Perennial Flower Information
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Boltonia – False Starwort, False
bloom at the same time and resemble some of the wild
Asters of the garden and woodland. The leaves are long
and grayish and in these characteristics are roughly
distinguished from the perennial Asters, or Michaelmas
commonly list three sorts: B. asteroides, a tall,
white sort growing 4 feet to 5 feet tall, blooming in
August and September; B. latisquama, which is
similar to the former sort but with pinkish lavender
flowers; and B. latisquama nana which grows only
R feet tall. The colors are not strictly the distinguishing
characteristics, but as the catalogs usually agree,
we shall pass on to add that the flowers of B. latisquama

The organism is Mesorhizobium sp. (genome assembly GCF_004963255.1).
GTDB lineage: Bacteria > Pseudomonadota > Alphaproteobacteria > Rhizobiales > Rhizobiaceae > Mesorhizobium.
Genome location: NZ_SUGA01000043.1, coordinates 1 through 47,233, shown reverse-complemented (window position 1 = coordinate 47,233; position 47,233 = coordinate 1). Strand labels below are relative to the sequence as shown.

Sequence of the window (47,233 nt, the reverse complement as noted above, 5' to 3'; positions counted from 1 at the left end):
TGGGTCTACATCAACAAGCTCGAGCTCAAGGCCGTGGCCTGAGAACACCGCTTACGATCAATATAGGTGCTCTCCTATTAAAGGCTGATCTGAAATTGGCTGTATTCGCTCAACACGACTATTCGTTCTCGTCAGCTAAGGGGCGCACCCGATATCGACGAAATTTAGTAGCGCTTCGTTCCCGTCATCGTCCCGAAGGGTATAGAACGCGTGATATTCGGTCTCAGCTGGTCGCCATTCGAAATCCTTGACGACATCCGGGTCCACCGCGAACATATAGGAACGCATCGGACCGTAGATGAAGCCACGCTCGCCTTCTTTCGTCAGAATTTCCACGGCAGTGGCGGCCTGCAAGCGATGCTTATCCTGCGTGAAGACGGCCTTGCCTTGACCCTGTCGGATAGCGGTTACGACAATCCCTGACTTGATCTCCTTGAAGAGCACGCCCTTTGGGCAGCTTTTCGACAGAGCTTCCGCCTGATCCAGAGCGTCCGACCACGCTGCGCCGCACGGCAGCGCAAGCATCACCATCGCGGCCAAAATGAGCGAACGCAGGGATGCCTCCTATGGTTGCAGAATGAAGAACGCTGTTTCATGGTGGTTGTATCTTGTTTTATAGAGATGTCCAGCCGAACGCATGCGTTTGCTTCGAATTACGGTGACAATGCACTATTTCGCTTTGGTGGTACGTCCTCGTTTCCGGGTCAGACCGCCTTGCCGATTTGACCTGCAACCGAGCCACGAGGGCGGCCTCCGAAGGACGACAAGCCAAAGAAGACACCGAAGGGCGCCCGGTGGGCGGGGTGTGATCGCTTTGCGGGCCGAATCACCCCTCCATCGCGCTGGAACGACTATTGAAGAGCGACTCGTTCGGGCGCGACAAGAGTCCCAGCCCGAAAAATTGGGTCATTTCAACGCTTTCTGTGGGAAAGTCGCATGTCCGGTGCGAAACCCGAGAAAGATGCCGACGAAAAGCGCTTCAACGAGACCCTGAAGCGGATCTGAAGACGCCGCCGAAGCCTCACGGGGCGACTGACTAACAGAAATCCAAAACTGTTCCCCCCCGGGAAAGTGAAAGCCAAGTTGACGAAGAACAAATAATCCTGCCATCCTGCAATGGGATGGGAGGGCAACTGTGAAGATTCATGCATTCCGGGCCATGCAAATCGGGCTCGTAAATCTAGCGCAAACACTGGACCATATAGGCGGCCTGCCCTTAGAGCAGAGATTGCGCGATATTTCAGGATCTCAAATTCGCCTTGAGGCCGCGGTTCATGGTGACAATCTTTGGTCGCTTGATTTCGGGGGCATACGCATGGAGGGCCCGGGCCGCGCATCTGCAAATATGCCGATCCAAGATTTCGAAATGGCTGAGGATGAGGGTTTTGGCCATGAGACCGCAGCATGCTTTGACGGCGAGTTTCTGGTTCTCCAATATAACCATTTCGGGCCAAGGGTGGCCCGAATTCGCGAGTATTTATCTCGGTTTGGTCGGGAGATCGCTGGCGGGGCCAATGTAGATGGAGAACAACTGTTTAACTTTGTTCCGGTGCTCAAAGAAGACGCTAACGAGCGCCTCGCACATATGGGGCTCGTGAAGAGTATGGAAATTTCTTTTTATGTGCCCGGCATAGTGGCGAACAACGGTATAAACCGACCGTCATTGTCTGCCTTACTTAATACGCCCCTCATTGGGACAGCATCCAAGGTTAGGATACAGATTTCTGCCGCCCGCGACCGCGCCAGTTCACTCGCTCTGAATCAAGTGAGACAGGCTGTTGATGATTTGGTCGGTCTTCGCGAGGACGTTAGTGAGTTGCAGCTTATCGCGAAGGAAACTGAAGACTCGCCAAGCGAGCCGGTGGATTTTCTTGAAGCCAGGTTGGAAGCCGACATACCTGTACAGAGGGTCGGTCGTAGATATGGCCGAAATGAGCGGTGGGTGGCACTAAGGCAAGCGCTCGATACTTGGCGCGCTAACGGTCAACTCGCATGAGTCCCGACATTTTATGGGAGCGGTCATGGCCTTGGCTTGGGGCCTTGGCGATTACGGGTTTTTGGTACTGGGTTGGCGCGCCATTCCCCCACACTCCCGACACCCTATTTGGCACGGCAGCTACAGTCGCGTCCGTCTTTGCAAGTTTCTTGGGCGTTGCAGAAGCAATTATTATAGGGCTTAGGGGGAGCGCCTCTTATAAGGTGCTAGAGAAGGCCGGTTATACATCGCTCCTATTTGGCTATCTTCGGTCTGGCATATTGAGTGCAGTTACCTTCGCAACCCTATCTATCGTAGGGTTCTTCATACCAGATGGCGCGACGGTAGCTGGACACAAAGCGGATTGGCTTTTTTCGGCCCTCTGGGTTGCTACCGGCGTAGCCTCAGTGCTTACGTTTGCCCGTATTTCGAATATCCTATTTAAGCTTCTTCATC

are generally larger than those of the first species.
The Boltonias, because of their great height, are highly
desirable in large perennial borders because the plants
literally bear thousands of star-like flowers. They
serve excellently as cut flowers.
The plants are of the simplest culture, taking care
of themselves when established. Sometimes when the soil
is rich, they grow a bit too tall for their strength.
Their appearance is then improved by staking.
The seeds usually grow successfully, but the plants
are readily divided into pieces in the Spring. Frequent
division is advisable as the plants reproduce rapidly.